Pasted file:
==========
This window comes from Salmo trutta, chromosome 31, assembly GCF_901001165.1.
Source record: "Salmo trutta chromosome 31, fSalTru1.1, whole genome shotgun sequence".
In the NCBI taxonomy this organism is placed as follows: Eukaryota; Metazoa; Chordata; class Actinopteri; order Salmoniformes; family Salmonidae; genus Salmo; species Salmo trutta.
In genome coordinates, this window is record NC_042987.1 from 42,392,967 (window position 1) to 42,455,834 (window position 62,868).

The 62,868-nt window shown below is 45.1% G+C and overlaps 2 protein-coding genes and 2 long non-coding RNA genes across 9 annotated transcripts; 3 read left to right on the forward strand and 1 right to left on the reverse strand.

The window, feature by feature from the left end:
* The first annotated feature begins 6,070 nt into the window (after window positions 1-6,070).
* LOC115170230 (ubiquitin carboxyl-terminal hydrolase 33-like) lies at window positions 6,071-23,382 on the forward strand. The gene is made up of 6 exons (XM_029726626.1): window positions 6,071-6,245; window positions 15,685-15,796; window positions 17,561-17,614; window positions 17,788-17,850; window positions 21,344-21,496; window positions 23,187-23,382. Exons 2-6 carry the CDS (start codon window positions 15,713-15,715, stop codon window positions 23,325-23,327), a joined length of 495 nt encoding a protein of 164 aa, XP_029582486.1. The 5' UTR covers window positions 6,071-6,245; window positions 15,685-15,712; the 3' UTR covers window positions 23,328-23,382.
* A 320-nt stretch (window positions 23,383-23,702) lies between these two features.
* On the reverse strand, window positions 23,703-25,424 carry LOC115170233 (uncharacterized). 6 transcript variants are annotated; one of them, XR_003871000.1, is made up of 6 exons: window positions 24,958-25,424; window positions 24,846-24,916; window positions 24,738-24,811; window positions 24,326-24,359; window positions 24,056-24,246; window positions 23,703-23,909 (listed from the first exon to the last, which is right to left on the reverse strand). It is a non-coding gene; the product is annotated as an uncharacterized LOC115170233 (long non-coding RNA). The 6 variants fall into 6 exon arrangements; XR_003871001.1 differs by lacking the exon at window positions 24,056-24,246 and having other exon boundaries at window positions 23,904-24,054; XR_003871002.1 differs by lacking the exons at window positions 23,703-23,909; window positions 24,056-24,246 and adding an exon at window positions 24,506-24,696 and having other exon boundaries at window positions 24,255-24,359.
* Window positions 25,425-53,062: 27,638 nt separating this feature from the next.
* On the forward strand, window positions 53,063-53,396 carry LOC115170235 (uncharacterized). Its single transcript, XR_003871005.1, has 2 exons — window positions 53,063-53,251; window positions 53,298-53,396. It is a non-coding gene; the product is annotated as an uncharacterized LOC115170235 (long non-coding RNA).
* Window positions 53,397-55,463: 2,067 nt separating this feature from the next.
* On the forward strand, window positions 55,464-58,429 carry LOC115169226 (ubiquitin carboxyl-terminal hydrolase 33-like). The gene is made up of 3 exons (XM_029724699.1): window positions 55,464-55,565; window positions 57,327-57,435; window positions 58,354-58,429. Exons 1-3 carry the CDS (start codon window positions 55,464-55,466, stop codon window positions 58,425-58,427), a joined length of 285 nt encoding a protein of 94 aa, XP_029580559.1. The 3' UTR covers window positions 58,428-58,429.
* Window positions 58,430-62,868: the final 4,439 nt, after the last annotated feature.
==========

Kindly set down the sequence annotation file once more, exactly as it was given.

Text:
This window comes from Salmo trutta, chromosome 31, assembly GCF_901001165.1.
Source record: "Salmo trutta chromosome 31, fSalTru1.1, whole genome shotgun sequence".
In the NCBI taxonomy this organism is placed as follows: Eukaryota; Metazoa; Chordata; class Actinopteri; order Salmoniformes; family Salmonidae; genus Salmo; species Salmo trutta.
In genome coordinates, this window is record NC_042987.1 from 42,392,967 (window position 1) to 42,455,834 (window position 62,868).

The 62,868-nt window shown below is 45.1% G+C and overlaps 2 protein-coding genes and 2 long non-coding RNA genes across 9 annotated transcripts; 3 read left to right on the forward strand and 1 right to left on the reverse strand.

The window, feature by feature from the left end:
* The first annotated feature begins 6,070 nt into the window (after window positions 1-6,070).
* LOC115170230 (ubiquitin carboxyl-terminal hydrolase 33-like) lies at window positions 6,071-23,382 on the forward strand. The gene is made up of 6 exons (XM_029726626.1): window positions 6,071-6,245; window positions 15,685-15,796; window positions 17,561-17,614; window positions 17,788-17,850; window positions 21,344-21,496; window positions 23,187-23,382. Exons 2-6 carry the CDS (start codon window positions 15,713-15,715, stop codon window positions 23,325-23,327), a joined length of 495 nt encoding a protein of 164 aa, XP_029582486.1. The 5' UTR covers window positions 6,071-6,245; window positions 15,685-15,712; the 3' UTR covers window positions 23,328-23,382.
* A 320-nt stretch (window positions 23,383-23,702) lies between these two features.
* On the reverse strand, window positions 23,703-25,424 carry LOC115170233 (uncharacterized). 6 transcript variants are annotated; one of them, XR_003871000.1, is made up of 6 exons: window positions 24,958-25,424; window positions 24,846-24,916; window positions 24,738-24,811; window positions 24,326-24,359; window positions 24,056-24,246; window positions 23,703-23,909 (listed from the first exon to the last, which is right to left on the reverse strand). It is a non-coding gene; the product is annotated as an uncharacterized LOC115170233 (long non-coding RNA). The 6 variants fall into 6 exon arrangements; XR_003871001.1 differs by lacking the exon at window positions 24,056-24,246 and having other exon boundaries at window positions 23,904-24,054; XR_003871002.1 differs by lacking the exons at window positions 23,703-23,909; window positions 24,056-24,246 and adding an exon at window positions 24,506-24,696 and having other exon boundaries at window positions 24,255-24,359.
* Window positions 25,425-53,062: 27,638 nt separating this feature from the next.
* On the forward strand, window positions 53,063-53,396 carry LOC115170235 (uncharacterized). Its single transcript, XR_003871005.1, has 2 exons — window positions 53,063-53,251; window positions 53,298-53,396. It is a non-coding gene; the product is annotated as an uncharacterized LOC115170235 (long non-coding RNA).
* Window positions 53,397-55,463: 2,067 nt separating this feature from the next.
* On the forward strand, window positions 55,464-58,429 carry LOC115169226 (ubiquitin carboxyl-terminal hydrolase 33-like). The gene is made up of 3 exons (XM_029724699.1): window positions 55,464-55,565; window positions 57,327-57,435; window positions 58,354-58,429. Exons 1-3 carry the CDS (start codon window positions 55,464-55,466, stop codon window positions 58,425-58,427), a joined length of 285 nt encoding a protein of 94 aa, XP_029580559.1. The 3' UTR covers window positions 58,428-58,429.
* Window positions 58,430-62,868: the final 4,439 nt, after the last annotated feature.